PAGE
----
“People are going to come and say: ‘How does this place stay in business?'” Brian Shevlin, the founder of Con Artist Collective said, talking a mile a minute and gesturing around Lazy Susan, the new itsy-bitsy gallery at 191 Henry Street still in the midst of a “mini facelift.” But that doesn’t bother Shevlin– maybe it won’t manage to stay “in business” in the traditional sense, but he hopes it’ll succeed as a rag-tag, largely artist-run project space that’ll surprise and delight in a way more bottom-line driven galleries don’t.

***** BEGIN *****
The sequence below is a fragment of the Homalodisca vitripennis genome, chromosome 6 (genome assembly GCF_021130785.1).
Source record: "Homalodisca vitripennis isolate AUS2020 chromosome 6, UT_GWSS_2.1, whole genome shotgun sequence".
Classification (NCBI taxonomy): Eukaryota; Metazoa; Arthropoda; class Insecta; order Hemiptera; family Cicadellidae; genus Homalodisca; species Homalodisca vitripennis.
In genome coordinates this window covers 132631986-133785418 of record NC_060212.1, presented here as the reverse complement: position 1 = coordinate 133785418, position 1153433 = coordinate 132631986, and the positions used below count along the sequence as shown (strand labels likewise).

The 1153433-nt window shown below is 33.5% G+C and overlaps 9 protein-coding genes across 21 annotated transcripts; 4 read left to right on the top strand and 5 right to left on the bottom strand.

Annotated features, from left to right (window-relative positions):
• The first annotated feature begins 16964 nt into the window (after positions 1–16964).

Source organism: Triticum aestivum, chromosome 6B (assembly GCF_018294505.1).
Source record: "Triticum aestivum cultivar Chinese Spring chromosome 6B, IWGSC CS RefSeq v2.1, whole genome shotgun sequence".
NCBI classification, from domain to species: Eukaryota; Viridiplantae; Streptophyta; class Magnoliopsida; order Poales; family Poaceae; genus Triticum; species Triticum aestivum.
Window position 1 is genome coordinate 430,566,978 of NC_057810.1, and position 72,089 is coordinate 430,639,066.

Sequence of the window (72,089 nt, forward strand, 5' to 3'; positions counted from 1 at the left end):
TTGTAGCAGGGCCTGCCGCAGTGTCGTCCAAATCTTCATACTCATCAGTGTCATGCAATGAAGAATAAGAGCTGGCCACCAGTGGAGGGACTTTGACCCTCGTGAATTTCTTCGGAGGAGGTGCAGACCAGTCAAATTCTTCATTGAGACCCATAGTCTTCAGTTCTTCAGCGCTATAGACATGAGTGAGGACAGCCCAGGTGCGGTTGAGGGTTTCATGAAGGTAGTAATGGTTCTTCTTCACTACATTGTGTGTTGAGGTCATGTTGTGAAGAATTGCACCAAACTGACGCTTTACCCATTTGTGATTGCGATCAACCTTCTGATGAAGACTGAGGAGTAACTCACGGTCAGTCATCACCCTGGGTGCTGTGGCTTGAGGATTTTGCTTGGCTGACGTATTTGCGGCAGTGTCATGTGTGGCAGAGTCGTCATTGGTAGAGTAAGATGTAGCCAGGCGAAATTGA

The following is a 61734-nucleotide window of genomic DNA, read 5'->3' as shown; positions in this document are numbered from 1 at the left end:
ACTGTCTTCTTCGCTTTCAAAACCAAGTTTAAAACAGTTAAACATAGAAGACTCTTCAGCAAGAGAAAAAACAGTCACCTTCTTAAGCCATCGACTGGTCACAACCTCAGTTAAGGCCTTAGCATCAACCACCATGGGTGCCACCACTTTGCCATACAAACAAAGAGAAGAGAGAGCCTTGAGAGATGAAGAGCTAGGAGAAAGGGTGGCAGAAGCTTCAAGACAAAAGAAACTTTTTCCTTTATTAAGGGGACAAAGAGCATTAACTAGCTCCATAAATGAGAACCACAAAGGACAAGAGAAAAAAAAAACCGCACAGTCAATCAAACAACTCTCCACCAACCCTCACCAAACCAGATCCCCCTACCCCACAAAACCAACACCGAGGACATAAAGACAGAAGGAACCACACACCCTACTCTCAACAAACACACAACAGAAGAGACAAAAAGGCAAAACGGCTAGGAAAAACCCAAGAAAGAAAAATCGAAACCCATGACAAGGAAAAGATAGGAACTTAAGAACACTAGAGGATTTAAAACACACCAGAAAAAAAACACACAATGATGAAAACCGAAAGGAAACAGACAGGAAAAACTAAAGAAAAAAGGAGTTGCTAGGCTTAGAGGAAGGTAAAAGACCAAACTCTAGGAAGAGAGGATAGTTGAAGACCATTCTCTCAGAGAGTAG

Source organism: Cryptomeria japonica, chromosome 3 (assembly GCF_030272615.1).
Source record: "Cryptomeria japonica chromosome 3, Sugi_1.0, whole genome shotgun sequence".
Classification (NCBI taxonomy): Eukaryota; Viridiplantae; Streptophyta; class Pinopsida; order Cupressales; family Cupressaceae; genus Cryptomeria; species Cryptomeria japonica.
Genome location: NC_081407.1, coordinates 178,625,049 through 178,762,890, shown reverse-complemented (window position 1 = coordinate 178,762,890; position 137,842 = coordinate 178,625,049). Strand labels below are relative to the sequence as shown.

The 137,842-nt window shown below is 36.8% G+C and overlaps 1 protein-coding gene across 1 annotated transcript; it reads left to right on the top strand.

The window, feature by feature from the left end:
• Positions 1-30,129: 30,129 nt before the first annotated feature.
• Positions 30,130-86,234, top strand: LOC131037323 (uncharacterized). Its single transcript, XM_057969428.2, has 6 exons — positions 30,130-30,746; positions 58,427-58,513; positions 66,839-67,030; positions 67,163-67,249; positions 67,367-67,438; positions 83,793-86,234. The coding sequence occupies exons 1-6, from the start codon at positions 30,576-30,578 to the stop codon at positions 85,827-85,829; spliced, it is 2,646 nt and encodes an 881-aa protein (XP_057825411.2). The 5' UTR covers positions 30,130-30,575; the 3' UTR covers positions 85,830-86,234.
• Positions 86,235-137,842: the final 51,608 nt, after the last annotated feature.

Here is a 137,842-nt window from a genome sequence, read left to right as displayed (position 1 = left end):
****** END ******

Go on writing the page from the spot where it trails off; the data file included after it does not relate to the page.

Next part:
“We thought: wouldn’t it be awesome if Con Artist Collective could have a space that we could just sort of have the keys to and give it to an artist and say: do whatever the hell you want, you’ve got this many days?” Shevlin said. “It doesn’t matter what they do. They make money or they don’t make money. They sit in the room or they don’t open at all. It doesn’t really matter, it’s your space.”
With the gallery scene getting chased out of Chelsea by overpriced rents (and the stagnant scene), the neighborhood to Lazy Susan’s north may be roiling into a big frothy art-world bubble right now (Artsy just ratified what many have long known: “New York’s Most Important Art District is Now the Lower East Side“). Big names and blue chip artists are perking up to the possibilities of the so-called “gritty” LES, prepared to throw around a lot more money.